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Tom Tangney

Entomologist tests his tenacity against a Volkswagen-sized wasp nest

FILE - In this July 27, 2013, file photo, North Korean soldiers turn and look towards their leader Kim Jong Un from a military parade vehicle as they carry packs marked with the nuclear symbol during a ceremony marking the 60th anniversary of the Korean War armistice in Pyongyang, North Korea. North Korea has conducted five nuclear tests, the first in 2006. All were conducted in the depths of Mount Mantap, a nondescript granite peak in the remote and heavily forested Hamgyong mountain range about 80 kilometers (50 miles) as the crow flies from Chongjin, the nearest big city. Since North Korea is the only country in the world that still conducts nuclear weapons tests, its Punggye-ri site on _ or mostly under - Mount Mantap is also the world’s only active nuclear testing site. (AP Photo/Wong Maye-E, File)

“It was the size of a small Volkswagen,” says entomologist Jonathan Simkins.

Simkins is talking about this huge wasp nest discovered on some hunting grounds in central Florida. The biggest nest he’d ever seen in over 20 years in the field, was 6 and-a-half feet high and 8 feet wide.

“It was gigantic. It was amazing in the numbers, and how quickly it got aggravated. There was so much alarm pheromone in the air, you eyes would water and your nose was burning – you were breathing it,” says Simkins. “It was amazing how this nest was able to defend itself so quickly.”

That alarm pheromone came from about a million, that’s right a million, wasps who lived in that Jurassic-like nest. Simkins says he normally deals with nests of 1,000 to 5,000 wasps. (And this was a million.) So how did this one get so big and populous?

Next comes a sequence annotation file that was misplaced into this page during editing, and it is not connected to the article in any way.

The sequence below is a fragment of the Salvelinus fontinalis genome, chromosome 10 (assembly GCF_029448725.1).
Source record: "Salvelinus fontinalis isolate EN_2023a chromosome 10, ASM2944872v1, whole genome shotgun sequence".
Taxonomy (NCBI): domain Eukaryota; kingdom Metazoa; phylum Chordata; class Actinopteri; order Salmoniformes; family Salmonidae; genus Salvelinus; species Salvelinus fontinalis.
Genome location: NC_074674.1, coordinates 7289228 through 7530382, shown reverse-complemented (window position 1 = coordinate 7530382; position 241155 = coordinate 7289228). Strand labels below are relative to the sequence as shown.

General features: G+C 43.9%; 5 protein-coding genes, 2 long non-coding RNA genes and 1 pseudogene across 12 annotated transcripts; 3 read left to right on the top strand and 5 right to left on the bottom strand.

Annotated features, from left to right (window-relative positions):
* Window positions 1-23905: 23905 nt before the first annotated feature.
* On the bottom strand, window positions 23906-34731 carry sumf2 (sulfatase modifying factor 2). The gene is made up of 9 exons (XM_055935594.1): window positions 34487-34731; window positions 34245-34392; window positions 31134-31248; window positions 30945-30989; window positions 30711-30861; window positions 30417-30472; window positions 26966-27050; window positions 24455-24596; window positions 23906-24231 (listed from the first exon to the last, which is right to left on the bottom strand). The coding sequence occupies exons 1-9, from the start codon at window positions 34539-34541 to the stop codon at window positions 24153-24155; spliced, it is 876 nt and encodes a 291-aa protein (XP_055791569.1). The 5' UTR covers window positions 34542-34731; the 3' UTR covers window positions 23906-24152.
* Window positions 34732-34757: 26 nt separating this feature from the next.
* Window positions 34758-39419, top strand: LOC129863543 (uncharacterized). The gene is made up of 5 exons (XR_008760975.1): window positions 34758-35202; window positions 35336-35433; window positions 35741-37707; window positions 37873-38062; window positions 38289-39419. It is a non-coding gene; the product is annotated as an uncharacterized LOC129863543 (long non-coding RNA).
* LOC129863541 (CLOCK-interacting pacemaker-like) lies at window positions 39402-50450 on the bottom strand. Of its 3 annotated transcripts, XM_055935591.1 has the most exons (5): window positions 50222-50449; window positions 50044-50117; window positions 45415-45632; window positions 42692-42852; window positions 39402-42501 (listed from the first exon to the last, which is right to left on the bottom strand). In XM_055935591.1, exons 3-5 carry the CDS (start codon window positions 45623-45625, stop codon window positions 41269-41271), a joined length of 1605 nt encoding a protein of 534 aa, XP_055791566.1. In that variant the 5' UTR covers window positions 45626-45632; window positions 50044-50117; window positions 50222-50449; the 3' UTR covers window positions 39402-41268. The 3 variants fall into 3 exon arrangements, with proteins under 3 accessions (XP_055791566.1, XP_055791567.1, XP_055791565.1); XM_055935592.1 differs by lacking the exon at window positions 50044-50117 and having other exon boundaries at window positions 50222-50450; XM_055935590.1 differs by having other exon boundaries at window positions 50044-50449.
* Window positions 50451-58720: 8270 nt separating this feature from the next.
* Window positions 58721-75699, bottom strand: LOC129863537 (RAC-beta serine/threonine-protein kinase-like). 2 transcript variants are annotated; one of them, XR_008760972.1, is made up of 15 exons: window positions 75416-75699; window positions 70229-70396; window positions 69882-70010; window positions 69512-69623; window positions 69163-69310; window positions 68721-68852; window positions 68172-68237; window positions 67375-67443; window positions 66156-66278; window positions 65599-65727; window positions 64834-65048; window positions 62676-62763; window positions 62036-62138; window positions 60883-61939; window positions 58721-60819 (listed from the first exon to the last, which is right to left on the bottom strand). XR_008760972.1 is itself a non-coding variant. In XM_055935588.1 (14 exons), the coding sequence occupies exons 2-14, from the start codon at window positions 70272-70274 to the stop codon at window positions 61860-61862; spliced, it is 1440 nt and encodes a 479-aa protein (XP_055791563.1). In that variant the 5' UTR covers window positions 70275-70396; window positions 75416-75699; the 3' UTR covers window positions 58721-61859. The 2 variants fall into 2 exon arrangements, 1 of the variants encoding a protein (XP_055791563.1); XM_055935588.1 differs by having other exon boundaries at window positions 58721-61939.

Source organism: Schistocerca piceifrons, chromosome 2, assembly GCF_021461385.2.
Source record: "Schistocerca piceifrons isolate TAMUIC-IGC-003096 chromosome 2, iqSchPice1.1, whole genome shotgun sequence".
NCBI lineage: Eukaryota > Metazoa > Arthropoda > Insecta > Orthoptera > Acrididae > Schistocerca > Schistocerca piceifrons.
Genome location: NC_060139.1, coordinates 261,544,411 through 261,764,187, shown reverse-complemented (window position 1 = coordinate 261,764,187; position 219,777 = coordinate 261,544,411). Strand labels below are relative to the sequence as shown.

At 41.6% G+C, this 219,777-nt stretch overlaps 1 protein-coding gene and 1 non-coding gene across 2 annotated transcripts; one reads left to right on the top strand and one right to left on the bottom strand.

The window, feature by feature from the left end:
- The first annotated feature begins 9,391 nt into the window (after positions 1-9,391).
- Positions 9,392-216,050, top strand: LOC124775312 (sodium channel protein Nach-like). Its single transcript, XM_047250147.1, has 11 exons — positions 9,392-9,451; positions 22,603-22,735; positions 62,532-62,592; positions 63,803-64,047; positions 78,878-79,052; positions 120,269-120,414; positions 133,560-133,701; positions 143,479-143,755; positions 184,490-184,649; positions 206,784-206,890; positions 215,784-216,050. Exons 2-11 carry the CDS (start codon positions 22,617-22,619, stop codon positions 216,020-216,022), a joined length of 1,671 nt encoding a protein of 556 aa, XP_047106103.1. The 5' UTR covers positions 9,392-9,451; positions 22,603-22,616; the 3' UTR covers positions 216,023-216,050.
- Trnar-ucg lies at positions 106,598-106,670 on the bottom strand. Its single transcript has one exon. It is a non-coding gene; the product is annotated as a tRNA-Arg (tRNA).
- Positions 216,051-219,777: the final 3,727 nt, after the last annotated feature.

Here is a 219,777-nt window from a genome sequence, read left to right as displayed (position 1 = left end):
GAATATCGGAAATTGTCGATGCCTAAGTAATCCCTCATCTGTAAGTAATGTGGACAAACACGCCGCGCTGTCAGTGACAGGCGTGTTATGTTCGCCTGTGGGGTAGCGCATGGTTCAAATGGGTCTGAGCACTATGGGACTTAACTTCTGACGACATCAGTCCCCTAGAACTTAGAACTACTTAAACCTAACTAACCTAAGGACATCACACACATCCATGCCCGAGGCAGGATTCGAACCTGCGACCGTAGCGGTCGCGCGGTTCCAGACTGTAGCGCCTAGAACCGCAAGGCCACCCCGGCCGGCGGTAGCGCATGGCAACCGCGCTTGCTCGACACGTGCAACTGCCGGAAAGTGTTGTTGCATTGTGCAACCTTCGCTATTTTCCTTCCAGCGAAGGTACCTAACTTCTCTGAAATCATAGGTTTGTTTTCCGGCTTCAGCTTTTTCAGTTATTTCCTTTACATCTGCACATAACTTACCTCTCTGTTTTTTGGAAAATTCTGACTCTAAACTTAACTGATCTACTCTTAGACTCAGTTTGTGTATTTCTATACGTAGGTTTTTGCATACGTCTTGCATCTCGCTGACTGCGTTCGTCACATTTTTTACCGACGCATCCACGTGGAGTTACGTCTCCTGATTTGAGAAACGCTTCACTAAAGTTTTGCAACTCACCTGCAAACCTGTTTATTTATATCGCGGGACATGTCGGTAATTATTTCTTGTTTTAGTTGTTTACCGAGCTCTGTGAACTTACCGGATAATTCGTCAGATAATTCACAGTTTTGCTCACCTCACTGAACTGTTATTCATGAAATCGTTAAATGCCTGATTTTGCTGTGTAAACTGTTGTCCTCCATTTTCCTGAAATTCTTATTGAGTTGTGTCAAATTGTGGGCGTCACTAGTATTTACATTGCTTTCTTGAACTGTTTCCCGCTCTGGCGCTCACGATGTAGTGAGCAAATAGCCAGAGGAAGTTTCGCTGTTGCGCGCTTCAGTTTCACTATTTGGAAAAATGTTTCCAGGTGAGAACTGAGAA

“The species we deal with down here in Florida, the southern yellow jacket, basically, they develop multiple queens. So the first year there’s one queen, the second, third and fourth, like this nest, there were thousands of queens. So when you have that many females laying eggs, that’s how we get into these large nests that grow exponentially over the years.”

It was up to Simkins to get rid of the nest – which he eventually did – but when he started there was hell to pay.

“There were a couple of times I had to get out of the situation because they were starting to get in my veil and I felt endangered, and I started to panic,” he says. “So I got out as quickly as possible.”

How he subdued the wasps is a company secret but he says the stings he endured didn’t get in the way of his appreciation for the majesty of this nest.

“This nest was beautiful. Nothing touched it. Nothing tried to tear it apart. Every aspect of this nest was perfect,” says Simkins.

He admits to being stung over 10,000 times in his career. So with that many stings to his credit, does he get so he doesn’t even notice? How many times would he have to get stung before it really started hurting?

“Just one sting still hurts.”

Ouch. 10,000 times.

About the Author

Tom Tangney

Tom Tangney is the co-host of The Tom and Curley Show on KIRO Radio and resident enthusiast of...everything. As the film and media critic on the Morning News on KIRO Radio, he espouses his love for books, movies, TV, art, pop culture, politics, sports, and Husky football.

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